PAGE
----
This unit explores the way human beings grow in sensitive and responsive relationships but are broken down by trauma - acute, chronic and complex. We begin by exploring the way early relational experiences develop personal organization and stress regulation in the infant and set up patterns of how a person rests, loves, plays and works, sometimes for a lifetime. Students will study research in human development to examine early development and healthy adaptation as the dyadic interaction known as the proto-conversation repeats thousands of times to establish of attachment states of mind and relational schemas. Patterns that foster a sense of self and those traumatic experiences that lead to dissociation and consequent disruption and constriction of the self will be described, including child sexual abuse. Students will reflect on personal and clinical experience to consider the way people adapt to stress and trauma and the ways the therapeutic relationship might mirror early relationships. We will describe the traumatic range of experience in acute and complex trauma and consider the hierarchical nature of consciousness, regulation and protection and the consequent need for a phase-based approach to trauma treatment. Students will apply the concepts to case studies within their area of practice.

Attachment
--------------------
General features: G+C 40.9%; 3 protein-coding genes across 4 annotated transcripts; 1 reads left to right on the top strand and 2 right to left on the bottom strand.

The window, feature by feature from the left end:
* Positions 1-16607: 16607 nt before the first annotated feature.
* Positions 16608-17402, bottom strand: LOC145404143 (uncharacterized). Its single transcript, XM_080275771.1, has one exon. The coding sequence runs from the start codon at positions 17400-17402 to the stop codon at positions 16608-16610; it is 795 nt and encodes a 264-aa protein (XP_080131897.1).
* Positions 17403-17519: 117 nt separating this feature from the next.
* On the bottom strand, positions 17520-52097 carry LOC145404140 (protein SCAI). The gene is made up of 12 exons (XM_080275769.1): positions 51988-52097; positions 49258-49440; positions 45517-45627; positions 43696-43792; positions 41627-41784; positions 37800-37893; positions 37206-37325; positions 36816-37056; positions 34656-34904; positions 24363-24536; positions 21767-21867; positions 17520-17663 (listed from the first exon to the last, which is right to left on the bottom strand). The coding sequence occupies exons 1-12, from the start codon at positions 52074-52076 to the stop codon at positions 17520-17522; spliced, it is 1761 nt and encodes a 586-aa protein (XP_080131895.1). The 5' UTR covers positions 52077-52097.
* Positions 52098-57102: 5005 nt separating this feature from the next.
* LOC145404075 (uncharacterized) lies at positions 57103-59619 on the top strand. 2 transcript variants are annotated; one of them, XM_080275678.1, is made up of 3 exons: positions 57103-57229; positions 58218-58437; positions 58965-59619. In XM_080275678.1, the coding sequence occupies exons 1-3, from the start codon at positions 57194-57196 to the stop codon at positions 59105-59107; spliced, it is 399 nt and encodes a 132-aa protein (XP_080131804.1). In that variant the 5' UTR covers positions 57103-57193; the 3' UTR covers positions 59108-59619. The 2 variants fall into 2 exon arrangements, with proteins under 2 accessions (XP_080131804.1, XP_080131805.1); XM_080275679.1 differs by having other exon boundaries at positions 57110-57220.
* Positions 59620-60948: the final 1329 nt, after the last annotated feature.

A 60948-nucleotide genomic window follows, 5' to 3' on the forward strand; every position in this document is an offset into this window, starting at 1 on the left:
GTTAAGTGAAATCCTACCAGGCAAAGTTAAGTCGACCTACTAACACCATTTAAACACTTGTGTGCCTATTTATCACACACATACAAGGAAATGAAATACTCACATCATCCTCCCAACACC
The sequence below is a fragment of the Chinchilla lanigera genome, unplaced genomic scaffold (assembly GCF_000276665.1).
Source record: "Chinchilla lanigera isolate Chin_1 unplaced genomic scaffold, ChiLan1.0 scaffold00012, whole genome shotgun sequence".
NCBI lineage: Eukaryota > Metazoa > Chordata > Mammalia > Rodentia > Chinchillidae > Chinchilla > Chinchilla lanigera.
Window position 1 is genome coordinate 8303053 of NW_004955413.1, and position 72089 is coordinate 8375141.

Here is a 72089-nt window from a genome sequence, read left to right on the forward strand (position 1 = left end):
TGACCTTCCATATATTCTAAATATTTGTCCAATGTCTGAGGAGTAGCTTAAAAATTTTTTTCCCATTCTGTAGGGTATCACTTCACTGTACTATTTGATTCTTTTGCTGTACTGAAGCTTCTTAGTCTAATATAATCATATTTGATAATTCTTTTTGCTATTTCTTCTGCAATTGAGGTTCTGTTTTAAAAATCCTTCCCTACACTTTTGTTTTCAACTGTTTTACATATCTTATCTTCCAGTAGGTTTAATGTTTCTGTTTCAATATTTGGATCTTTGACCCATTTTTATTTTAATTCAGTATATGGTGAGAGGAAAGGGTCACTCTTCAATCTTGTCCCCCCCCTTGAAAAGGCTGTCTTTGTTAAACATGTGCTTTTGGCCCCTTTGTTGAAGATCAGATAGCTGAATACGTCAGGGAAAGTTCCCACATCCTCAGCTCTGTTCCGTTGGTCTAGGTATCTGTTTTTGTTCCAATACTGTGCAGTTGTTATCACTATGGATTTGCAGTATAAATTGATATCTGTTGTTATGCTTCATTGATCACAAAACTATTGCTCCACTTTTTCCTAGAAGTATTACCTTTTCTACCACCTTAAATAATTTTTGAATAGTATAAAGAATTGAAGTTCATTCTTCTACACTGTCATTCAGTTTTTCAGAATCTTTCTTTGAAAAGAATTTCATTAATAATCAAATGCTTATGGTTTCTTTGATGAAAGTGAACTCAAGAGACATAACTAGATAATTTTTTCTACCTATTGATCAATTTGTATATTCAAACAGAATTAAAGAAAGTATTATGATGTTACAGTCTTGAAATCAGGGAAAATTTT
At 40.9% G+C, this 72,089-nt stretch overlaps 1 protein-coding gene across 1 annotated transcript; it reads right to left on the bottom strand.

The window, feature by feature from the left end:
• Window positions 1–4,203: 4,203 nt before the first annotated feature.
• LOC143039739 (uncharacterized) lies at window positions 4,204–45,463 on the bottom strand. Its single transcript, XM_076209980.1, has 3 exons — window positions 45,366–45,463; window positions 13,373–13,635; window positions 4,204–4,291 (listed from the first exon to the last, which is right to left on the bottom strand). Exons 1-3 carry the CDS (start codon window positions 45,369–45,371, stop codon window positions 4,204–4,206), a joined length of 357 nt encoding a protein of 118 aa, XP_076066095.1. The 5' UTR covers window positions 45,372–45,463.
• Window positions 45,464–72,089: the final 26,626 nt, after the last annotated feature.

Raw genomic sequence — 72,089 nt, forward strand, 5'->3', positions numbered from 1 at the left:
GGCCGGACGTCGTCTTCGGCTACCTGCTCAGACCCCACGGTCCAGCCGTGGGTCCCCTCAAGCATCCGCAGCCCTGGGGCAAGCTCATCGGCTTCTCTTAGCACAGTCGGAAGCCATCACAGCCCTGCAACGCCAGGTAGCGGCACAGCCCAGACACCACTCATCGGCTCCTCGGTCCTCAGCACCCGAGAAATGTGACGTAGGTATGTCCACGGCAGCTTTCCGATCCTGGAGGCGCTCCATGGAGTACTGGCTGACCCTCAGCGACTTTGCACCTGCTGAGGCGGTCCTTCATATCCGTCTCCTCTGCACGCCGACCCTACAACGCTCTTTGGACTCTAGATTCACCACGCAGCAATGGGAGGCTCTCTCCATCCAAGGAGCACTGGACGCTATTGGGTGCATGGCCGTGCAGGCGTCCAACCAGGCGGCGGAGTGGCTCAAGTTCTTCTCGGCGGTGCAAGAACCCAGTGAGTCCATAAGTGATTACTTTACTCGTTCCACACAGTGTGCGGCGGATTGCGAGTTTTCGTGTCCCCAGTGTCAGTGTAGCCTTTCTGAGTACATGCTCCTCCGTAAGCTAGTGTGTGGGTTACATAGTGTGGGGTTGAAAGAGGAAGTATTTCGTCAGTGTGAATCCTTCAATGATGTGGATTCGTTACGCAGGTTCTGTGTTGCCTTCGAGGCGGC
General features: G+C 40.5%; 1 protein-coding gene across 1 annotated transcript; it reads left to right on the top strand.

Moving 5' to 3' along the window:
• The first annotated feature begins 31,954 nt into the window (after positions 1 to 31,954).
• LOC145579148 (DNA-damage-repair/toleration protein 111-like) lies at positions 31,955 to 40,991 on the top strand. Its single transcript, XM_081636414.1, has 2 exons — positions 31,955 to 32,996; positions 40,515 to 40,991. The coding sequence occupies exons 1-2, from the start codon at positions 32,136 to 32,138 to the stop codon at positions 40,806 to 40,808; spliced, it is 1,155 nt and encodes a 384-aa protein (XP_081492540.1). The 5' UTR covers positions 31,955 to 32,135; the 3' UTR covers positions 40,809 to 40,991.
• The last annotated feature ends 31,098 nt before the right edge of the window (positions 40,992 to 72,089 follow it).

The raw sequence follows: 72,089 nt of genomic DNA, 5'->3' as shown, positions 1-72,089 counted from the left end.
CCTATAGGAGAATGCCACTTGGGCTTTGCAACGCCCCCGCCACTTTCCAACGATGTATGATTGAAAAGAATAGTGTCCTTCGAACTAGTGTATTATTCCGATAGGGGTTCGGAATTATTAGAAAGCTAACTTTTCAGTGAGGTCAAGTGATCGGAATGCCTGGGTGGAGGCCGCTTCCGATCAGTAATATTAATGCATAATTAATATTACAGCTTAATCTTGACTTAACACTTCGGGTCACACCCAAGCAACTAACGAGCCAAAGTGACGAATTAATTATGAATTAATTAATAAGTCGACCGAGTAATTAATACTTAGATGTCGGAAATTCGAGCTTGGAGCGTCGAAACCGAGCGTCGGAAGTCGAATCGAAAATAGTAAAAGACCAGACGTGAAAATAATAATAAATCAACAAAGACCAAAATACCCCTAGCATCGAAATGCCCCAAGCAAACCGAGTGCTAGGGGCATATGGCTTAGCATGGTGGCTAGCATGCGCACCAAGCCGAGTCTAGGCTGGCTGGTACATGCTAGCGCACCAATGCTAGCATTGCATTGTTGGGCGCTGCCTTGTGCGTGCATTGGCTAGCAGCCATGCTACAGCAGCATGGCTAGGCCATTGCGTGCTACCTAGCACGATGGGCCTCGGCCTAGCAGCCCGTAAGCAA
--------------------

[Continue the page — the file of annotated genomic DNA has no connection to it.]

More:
2hr seminars/wk and 2x lec/wk. nd mode available only on thursdays.
quizzes (10%); reflective essay based on reflective diary entries (1 x 2000 word essay) (25%); online discussion board contributions (20%); case formulation (3000 wd) (10% formulative; 35% summative)
1) Russell Meares. Metaphor of Play, 2005 2) Russell Meares, Nick Bendit, Joan Haliburn, Anthony Korner, Dawn Mears, David Butt. Borderline Personality Disorder and the Conversational Model: A Clinician's Manual. Sydney: Norton, 2012 3) Siegel, D. The Developing Mind: How Relationships and the Brain Interact To Shape Who We Are. 2nd edition. New York: Guilford: 2012